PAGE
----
Two Stories of Follow-up Success

  • Article by: KEVIN DONLIN , Star Tribune Sales and Marketing
  • Updated: April 9, 2008 - 11:12 AM

Good follow-up is a highly effective job search tactic. Not only can it help you land your dream job, but it can help you land that dream job in less than thirty minutes. Kevin Donlin illustrates two great examples of follow-up success.

Everybody talks about meeting new people and renewing old contacts as a way to uncover job leads.

But after you speak to someone about your job search, then what?

You follow up with them later, that's what.

Follow-up is an often-neglected part of networking that can pay off huge in your search for work – as much as $417 an hour, as we'll see.

To motivate you to follow up with your network contacts – all of them – here are two recent success stories from my readers. What can you learn from each?

1) Follow up with old contacts

Lynda H., from Apple Valley, Minn., interviewed with a Fortune 500 company in Minneapolis last year. They offered her a job, but rescinded when the departing employee, whose position Lynda was to fill, decided not to quit after all.

What would you have done?

Here's what Lynda did.

"I included people from past job searches in my current search, including one company I interviewed with a year ago. Getting back in touch with them was as simple as picking up the phone and calling the executive I had talked to last year. It turned out that he had assumed more responsibilities, and the position they were hiring for now reported to him. Because I had developed a rapport with him last year, it was easy to get my resume to the top of the pile, schedule the interview and land the job!"

Today, write down the names of every company you interviewed with in your last job search. Then, make a plan to contact each this week to tell them about your current search, and why you're a more valuable potential employee than the last time you spoke.

What if you haven't looked for a job in five or 10 years? No problem. Find someone in your industry who has. Ask them to contact each company they interviewed with and tell them about a really sharp person they should talk to – you.

Of course, you should buy lunch for each friend who networks for you this way, but that's just another chance to sit down and do more networking!

2) Follow up with new contacts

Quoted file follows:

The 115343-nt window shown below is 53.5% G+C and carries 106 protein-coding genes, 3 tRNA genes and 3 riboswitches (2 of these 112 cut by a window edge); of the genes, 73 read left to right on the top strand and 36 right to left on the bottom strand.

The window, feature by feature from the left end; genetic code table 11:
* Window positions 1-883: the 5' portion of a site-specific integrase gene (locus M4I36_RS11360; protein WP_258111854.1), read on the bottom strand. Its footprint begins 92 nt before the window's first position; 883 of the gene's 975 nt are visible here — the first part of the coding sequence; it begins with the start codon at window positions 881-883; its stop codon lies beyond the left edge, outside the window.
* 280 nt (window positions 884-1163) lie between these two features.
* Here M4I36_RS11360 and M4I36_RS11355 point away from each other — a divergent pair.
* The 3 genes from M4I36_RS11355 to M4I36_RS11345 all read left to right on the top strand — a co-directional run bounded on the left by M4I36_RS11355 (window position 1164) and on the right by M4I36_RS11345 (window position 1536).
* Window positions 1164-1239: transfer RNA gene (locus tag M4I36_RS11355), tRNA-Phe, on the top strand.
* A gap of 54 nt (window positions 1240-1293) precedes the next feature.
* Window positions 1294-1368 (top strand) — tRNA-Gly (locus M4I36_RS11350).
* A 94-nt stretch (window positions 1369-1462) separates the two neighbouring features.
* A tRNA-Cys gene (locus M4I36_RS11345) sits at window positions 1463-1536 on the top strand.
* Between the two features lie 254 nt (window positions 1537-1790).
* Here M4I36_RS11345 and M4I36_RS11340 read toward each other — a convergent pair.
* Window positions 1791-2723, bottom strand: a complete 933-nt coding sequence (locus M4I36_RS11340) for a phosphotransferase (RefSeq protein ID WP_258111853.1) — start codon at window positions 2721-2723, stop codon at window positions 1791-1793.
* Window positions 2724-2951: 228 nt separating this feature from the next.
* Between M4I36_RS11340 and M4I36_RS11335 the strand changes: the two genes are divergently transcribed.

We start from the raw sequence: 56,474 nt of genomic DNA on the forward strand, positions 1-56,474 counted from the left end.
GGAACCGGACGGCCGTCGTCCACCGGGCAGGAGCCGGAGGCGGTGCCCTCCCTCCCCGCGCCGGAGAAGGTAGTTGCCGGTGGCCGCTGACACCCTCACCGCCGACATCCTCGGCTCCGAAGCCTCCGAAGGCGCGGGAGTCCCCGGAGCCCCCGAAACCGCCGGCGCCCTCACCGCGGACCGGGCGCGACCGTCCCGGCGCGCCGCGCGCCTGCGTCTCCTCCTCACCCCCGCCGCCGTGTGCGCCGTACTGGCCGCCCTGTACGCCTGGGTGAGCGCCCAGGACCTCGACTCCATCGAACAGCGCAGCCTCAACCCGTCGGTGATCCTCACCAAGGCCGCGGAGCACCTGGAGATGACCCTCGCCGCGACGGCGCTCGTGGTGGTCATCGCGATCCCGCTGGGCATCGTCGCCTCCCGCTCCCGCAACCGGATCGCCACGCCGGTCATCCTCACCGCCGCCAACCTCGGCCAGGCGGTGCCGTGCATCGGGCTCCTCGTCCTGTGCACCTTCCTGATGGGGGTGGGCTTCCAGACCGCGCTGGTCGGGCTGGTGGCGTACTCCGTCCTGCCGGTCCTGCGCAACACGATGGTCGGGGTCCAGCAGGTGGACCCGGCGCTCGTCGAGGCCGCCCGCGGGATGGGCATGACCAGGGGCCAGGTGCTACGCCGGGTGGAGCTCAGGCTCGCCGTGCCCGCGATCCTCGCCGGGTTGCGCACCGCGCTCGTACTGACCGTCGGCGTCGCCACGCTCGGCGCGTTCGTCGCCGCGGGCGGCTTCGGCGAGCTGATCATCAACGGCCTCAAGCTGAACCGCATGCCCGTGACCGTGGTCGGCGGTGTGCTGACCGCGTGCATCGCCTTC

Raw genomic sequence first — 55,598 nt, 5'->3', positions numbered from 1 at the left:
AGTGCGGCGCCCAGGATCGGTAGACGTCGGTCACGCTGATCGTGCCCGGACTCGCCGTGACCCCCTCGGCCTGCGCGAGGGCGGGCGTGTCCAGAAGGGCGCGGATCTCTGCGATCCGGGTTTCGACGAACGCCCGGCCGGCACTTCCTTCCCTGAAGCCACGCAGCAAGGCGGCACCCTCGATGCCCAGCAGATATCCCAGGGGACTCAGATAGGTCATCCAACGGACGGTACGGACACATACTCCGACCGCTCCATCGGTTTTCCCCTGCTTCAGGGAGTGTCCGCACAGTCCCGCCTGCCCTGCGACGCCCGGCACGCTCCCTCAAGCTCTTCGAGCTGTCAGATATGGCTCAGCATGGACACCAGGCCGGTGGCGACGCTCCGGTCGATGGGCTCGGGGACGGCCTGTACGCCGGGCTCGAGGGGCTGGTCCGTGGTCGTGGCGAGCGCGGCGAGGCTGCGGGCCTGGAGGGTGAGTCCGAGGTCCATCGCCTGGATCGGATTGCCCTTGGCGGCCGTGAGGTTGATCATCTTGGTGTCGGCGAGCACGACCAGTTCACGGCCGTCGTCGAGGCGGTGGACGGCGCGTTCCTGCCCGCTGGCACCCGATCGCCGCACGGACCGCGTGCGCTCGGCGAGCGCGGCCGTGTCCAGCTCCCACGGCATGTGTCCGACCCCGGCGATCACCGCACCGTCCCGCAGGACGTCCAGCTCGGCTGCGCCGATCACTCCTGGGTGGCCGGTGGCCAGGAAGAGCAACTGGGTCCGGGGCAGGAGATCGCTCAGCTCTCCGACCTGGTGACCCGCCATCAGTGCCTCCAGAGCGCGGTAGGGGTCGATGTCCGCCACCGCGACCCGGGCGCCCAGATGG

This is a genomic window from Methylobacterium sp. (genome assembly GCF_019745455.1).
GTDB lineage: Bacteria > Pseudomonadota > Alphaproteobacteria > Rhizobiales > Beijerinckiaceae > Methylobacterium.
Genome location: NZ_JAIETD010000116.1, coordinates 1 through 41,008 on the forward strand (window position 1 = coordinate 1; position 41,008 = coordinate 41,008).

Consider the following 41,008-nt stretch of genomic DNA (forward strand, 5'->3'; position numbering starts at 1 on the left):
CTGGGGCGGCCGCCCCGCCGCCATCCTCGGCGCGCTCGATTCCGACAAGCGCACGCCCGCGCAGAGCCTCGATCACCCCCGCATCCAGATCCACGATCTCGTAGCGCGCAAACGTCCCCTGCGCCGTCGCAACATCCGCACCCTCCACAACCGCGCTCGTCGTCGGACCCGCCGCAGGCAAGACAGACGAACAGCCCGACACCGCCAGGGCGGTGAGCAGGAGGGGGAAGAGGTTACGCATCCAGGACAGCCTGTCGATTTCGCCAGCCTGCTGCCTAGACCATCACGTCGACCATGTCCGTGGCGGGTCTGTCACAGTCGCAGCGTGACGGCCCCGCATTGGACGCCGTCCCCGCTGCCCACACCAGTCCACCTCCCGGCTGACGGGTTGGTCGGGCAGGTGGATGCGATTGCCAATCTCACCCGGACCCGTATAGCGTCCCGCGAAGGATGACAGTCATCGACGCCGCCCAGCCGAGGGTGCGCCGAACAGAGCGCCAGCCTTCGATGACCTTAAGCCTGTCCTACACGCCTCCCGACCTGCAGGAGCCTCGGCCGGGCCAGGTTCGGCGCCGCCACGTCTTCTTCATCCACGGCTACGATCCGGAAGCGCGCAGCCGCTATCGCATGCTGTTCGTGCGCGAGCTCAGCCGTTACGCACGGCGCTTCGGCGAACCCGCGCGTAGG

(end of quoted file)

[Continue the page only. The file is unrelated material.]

By following up like clockwork by email and phone, Michael S., from Los Angeles, turned an employment lead into a new job. And it took all of 23 minutes.

He writes: "I had lunch with the CEO. After emailing him my resume and a polite note following lunch, he went silent for a week."

At this point, many folks would be too preoccupied with posting resumes online or reading the classified ads to follow up on a "cold" lead like this. But not Michael.

"Exactly one week later, I sent another polite email and placed a call to the CEO one hour after sending that second follow-up email. He took the call and said things were looking very good. We talked for about three minutes," said Michael.

"He then called this afternoon (four days later) to say it's a go and to explain the terms of the job. That was a 20-minute call. Total time invested to win the job offer following the initial meeting with the CEO was 23 minutes. I would call that a strong return on investment."

And I would agree. One lunch, two emails and three phone calls to land a job is a terrific ROI for anyone. All you have to do is stay organized and persistent -- because the vast majority of candidates competing with you are neither organized nor persistent.

How much money is a new job worth to you? Let's say $50,000 in salary. And let's say you spend 20 hours a week for 6 weeks following up on networking contacts before you get hired. That's 120 hours invested for a $50,000 payoff, which works out to about $417 an hour.

So, if you think you "don't have time" to follow up on employment contacts for 20 hours a week, do you think you could find time, now that you know every hour is worth $417?

Once you realize this, other uses of your time, like watching television or adding MySpace friends, suddenly seem less important, don't they?

Now, go out and make your own luck!

Kevin Donlin is creator of Since 1996, he has provided job-search help to more than 11,000 people. Kevin has been interviewed by USA Today, The Wall Street Journal, CBS Radio and others. His free report, The Simple Job Search Manifesto, is found at
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